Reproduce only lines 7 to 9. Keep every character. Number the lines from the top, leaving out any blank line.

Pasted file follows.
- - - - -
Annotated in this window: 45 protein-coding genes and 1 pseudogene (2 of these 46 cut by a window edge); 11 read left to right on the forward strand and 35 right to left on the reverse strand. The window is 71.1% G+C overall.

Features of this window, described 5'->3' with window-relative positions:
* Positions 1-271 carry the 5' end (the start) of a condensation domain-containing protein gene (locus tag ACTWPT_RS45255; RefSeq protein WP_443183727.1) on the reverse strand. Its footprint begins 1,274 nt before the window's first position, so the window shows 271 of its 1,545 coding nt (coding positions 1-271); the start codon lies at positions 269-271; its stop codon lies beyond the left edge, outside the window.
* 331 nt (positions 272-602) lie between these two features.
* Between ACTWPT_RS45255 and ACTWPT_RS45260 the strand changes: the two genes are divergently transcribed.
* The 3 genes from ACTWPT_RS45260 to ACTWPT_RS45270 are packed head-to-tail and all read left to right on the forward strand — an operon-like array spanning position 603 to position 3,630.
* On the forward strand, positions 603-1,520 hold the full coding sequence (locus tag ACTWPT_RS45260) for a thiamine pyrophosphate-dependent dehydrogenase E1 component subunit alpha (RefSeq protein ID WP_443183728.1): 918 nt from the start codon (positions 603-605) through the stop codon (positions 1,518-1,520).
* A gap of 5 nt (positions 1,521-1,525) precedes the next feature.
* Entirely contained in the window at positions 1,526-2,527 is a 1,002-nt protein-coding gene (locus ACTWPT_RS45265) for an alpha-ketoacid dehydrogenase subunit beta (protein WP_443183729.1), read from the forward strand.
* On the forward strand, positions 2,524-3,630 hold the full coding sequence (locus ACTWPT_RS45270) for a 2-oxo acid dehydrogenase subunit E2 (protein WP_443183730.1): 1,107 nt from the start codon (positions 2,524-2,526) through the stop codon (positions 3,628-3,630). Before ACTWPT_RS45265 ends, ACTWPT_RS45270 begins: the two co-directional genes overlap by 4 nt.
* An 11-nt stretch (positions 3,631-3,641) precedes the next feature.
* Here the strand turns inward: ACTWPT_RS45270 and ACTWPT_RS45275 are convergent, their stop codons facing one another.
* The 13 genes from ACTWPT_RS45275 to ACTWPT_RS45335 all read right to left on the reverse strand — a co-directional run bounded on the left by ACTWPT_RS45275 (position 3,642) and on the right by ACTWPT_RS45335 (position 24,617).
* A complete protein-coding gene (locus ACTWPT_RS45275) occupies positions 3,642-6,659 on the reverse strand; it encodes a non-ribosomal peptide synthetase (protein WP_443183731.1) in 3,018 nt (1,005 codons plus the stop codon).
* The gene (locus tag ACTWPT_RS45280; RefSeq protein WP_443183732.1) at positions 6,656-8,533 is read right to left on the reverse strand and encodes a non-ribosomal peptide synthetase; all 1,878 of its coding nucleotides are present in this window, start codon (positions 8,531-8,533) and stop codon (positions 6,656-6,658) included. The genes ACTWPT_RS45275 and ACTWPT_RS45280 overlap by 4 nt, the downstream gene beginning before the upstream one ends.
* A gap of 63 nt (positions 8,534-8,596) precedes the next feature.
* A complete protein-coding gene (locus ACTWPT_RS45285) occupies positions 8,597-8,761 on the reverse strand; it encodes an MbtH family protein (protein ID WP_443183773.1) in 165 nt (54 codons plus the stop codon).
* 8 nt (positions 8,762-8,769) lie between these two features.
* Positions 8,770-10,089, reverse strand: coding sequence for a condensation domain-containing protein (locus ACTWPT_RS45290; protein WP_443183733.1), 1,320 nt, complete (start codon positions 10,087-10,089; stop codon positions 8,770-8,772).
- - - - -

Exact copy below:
* On the forward strand, positions 603-1,520 hold the full coding sequence (locus tag ACTWPT_RS45260) for a thiamine pyrophosphate-dependent dehydrogenase E1 component subunit alpha (RefSeq protein ID WP_443183728.1): 918 nt from the start codon (positions 603-605) through the stop codon (positions 1,518-1,520).
* A gap of 5 nt (positions 1,521-1,525) precedes the next feature.
* Entirely contained in the window at positions 1,526-2,527 is a 1,002-nt protein-coding gene (locus ACTWPT_RS45265) for an alpha-ketoacid dehydrogenase subunit beta (protein WP_443183729.1), read from the forward strand.